The film reflects on the damage such stigmatization can inflict on a vulnerable teenage psyche, pointing to harsh treatment that goes back to Sara’s childhood and underlining her isolation even within her own family — from her shrewish mother; her vulgar father, whose body type she has inherited; and her bratty younger brother.

While still severely shaken by her ordeal, Sara resolves to herself to say nothing of what she saw, refusing to open up to her folks, to cooperate with police or talk to the missing girls’ parents, causing a clash between Claudia’s desperate mother (Pilar Castro) and Sara’s. Her silence at first carries the satisfying sting of payback, but morphs gradually into guilt as other locals turn up dead. Sara’s feelings are further complicated by her sexual attraction to the stranger, who continues making contact with her, initially in subtle ways. But she ultimately throws off her passive helplessness and repression, embracing her rage in an empowering crescendo of violence, which is vivid without being exploitative.

Machi is terrific as Sara’s ill-tempered mother, ferociously protective of her though far from sympathetic. But it’s Galán who carries the film. She’s riveting in her character’s gradual transformation, from a timid young woman rendered almost mute by social anxiety — yearning for invisibility in a body and a town that offers her none — to a fierce banshee caked in dirt and blood and hot angry tears. The determination on her face as she walks away from the chaos of the final act suggests that while Sara has delivered justice — and not without remorse — she will also own her role in her tormentors’ suffering, regardless of the price.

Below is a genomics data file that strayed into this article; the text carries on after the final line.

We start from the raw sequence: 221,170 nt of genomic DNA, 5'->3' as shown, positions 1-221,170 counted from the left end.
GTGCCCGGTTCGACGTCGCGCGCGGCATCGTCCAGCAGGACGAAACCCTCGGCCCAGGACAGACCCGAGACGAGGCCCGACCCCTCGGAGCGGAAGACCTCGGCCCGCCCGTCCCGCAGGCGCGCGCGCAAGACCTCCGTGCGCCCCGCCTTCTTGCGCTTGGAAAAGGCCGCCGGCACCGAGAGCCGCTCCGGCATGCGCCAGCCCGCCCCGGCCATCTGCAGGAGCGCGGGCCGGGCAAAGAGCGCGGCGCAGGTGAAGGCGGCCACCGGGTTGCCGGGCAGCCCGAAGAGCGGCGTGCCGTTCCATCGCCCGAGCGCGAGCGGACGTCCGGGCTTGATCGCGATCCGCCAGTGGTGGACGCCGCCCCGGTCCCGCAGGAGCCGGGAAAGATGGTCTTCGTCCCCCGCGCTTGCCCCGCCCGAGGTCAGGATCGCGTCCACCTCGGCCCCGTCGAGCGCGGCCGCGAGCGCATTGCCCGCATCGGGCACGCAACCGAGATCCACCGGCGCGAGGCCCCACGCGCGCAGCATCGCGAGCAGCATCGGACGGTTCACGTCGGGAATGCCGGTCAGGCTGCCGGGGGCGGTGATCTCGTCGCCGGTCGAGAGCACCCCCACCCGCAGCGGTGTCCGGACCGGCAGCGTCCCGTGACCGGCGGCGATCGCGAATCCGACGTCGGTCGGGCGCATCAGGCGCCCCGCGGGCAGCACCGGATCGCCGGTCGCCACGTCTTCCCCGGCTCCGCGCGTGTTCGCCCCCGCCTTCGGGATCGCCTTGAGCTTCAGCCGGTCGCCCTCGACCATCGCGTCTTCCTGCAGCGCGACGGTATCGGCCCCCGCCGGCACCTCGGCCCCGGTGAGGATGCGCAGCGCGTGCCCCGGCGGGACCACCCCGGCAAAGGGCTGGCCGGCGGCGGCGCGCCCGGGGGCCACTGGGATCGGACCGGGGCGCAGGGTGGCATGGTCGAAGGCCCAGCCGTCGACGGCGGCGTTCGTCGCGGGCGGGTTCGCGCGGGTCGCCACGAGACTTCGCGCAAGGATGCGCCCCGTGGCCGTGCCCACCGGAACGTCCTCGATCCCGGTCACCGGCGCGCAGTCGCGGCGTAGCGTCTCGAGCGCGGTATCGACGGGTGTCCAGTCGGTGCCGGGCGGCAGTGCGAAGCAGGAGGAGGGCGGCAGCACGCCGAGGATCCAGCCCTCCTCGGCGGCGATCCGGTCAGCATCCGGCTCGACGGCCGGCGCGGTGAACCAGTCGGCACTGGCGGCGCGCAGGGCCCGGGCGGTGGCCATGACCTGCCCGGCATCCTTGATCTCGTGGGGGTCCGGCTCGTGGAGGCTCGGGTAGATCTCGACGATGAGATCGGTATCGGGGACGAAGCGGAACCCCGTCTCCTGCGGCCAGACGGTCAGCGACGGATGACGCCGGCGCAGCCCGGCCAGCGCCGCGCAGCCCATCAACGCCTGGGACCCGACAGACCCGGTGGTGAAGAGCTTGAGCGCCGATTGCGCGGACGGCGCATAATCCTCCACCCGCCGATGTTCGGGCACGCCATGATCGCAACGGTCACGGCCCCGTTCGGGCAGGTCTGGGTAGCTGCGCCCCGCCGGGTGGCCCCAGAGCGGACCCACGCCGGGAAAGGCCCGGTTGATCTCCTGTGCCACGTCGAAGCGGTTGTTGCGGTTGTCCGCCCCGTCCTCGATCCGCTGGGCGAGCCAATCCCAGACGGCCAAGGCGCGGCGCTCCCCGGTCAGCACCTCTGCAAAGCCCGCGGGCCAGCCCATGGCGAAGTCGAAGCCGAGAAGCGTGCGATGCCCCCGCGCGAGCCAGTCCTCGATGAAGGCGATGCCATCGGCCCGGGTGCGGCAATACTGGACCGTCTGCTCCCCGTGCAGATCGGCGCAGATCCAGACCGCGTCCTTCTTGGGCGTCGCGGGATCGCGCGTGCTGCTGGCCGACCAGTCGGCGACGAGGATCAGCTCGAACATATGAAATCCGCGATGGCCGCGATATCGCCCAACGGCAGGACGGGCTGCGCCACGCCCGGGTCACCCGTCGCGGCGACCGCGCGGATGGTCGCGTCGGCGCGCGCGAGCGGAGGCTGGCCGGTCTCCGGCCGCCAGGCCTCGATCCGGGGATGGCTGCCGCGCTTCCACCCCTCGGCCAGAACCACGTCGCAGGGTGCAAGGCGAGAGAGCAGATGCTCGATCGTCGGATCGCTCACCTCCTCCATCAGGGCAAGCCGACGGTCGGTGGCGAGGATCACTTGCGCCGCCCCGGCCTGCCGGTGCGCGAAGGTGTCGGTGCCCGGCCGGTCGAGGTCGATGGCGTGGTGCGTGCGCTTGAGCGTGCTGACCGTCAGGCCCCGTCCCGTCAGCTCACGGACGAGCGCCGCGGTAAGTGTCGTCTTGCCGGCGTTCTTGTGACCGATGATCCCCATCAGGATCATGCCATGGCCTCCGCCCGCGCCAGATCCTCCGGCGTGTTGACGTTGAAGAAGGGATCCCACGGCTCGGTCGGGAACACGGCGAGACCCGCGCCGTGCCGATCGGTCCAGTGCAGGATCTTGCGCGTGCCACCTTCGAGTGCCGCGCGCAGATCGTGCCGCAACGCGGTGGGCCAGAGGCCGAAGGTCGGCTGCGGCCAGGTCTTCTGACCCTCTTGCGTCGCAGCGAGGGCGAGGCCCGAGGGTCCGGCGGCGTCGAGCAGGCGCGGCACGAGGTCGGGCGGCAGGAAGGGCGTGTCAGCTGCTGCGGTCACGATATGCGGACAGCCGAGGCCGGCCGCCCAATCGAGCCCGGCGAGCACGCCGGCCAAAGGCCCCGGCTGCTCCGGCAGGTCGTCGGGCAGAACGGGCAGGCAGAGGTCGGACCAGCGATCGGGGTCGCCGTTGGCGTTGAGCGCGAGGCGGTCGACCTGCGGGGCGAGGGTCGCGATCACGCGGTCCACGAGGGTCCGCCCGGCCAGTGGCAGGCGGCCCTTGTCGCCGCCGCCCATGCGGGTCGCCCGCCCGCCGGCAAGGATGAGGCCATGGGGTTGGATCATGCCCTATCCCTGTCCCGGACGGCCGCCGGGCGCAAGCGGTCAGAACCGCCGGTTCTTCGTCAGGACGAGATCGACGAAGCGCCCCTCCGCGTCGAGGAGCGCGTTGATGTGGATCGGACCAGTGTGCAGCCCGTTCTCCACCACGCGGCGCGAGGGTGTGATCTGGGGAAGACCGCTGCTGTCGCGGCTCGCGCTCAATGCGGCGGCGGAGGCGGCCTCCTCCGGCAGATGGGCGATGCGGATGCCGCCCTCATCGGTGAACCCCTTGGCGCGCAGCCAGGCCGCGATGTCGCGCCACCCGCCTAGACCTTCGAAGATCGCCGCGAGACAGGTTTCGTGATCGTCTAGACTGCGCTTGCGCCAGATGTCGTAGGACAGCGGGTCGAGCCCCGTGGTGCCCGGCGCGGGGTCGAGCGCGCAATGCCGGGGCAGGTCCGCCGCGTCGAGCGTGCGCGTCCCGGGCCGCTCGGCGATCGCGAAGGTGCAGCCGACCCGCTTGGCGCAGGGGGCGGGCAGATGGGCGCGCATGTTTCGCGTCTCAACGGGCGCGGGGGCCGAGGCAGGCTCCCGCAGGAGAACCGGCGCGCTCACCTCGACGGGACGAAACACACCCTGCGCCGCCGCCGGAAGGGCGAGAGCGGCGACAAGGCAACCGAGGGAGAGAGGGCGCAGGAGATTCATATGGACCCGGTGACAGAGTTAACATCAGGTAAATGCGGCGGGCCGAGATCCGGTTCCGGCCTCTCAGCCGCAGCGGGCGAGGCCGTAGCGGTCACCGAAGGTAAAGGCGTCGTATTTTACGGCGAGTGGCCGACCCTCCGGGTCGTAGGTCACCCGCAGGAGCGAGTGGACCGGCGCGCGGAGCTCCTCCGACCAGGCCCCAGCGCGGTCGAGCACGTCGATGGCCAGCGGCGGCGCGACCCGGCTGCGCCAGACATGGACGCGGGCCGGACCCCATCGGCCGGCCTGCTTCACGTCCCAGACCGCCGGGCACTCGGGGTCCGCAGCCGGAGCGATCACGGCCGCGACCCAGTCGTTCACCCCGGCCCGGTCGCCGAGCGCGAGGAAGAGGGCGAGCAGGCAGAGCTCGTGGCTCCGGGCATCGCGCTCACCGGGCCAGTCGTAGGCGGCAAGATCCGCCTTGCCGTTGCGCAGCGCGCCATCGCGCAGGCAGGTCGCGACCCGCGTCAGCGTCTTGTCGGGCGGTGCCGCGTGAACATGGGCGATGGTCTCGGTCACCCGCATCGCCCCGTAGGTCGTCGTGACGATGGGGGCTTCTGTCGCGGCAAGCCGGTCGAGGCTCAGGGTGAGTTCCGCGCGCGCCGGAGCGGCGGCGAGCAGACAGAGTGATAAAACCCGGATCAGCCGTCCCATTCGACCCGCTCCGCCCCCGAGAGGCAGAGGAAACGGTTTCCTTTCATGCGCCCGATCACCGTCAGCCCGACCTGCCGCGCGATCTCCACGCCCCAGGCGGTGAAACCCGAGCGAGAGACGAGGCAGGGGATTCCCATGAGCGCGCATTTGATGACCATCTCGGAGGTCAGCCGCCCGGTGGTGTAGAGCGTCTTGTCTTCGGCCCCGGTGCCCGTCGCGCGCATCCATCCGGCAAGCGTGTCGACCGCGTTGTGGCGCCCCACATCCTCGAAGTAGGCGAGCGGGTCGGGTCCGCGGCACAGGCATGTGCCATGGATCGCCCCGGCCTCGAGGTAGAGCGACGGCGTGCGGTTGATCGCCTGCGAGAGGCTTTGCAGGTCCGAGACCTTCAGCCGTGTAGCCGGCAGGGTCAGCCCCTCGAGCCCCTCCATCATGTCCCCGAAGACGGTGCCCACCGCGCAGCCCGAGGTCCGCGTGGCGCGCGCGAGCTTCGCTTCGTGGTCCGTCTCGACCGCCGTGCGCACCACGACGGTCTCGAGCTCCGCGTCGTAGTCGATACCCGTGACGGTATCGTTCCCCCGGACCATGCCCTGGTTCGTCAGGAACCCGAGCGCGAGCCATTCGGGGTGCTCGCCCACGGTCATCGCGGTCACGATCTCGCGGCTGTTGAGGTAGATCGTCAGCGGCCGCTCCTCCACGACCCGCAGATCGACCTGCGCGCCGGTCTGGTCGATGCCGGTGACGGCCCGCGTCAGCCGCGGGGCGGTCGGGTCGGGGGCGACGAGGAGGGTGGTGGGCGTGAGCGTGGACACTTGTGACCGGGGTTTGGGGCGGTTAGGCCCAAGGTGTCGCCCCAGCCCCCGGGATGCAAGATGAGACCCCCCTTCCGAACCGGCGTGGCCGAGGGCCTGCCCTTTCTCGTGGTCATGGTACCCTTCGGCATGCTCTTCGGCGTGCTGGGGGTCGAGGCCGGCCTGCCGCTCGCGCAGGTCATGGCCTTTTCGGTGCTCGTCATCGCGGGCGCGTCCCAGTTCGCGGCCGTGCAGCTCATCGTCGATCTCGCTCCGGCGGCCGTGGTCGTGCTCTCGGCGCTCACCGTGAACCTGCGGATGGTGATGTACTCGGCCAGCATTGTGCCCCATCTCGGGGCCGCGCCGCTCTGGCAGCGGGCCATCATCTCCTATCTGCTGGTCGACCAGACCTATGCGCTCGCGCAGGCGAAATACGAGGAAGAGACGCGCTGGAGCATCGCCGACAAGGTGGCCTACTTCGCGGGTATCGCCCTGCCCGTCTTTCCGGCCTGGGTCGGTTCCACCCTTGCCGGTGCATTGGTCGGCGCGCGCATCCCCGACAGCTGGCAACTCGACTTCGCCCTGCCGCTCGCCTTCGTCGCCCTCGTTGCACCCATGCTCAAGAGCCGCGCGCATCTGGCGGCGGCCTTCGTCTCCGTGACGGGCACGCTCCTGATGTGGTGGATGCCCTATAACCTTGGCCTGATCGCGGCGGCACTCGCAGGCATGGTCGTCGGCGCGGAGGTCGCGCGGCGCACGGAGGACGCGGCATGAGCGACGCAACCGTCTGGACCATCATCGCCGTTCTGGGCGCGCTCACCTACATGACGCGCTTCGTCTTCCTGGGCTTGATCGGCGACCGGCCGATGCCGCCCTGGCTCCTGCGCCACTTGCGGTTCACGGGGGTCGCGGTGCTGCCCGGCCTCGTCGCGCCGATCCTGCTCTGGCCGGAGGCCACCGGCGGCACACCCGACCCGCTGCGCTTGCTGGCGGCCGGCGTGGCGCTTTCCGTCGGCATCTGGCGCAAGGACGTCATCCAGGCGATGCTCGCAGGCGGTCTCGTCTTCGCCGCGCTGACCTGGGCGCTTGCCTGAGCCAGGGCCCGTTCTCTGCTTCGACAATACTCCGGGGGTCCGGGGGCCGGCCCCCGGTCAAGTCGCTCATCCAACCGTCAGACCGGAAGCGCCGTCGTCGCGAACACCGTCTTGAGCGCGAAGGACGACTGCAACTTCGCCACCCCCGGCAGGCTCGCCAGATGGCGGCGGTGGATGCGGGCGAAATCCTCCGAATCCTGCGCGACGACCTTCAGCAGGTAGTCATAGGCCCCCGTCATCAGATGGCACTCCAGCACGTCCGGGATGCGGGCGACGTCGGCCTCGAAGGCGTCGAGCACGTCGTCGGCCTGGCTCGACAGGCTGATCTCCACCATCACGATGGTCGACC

Cinematographer Rita Noriega shoots in the snug 1.33:1 aspect ratio, emphasizing Sara’s aloneness in a sprawling wasteland. The look is raw, sweaty and earthy, and the sense of place enveloping. Camera movement and use of music are minimal in the early stages, growing darker and more agitated as the tone shifts into full-blown horror and Sara moves toward her complex reckoning in the stranger’s slaughterhouse hideout. Piggy is a bruising character study, with no neat and tidy redemption arc; its emotionally cathartic portrayal of bullying and its toll packs a wallop.

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Review: SAMARITAN, A Sly Stallone Superhero Stumble

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Review: SAMARITAN, A Sly Stallone Superhero Stumble

Hitting the three-quarter-century mark usually means a retirement home, a nursing facility, or if you’re lucky to be blessed with relatively good health and savings to match, living in a gated community in Arizona or Florida.

For Sylvester Stallone, however, it means something else entirely: starring in the first superhero-centered film of his decades-long career in the much-delayed Samaritan. Unfortunately for Stallone and the audience on the other side of the screen, the derivative, turgid, forgettable results won’t get mentioned in a career retrospective, let alone among the ever-expanding list of must-see entries in a genre already well past its peak.

For Stallone, however, it’s better late than never when it involves the superhero genre. Maybe in getting a taste of the MCU (Marvel Cinematic Universe) with his walk-on role in the Guardians of the Galaxy sequel several years ago, Stallone thought anything Marvel can do, I can do even better (or just as good in the nebulous definition of the word).

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The property Stallone and his team found for him, Samaritan, a little-known graphic novel released by a small, almost negligible, publisher, certainly takes advantage of Stallone’s brute-force physicality and his often underrated talent for near-monosyllabic brooding (e.g., the Rambo series), but too often gives him to little do or say as the lone super-powered survivor, the so-called “Samaritan” of the title, of a lifelong rivalry with his brother, “Nemesis.” Two brothers entered a fire-ravaged building and while both were presumed dead, one brother did survive (Stallone’s Joe Smith, a garbageman by day, an appliance repairman by night).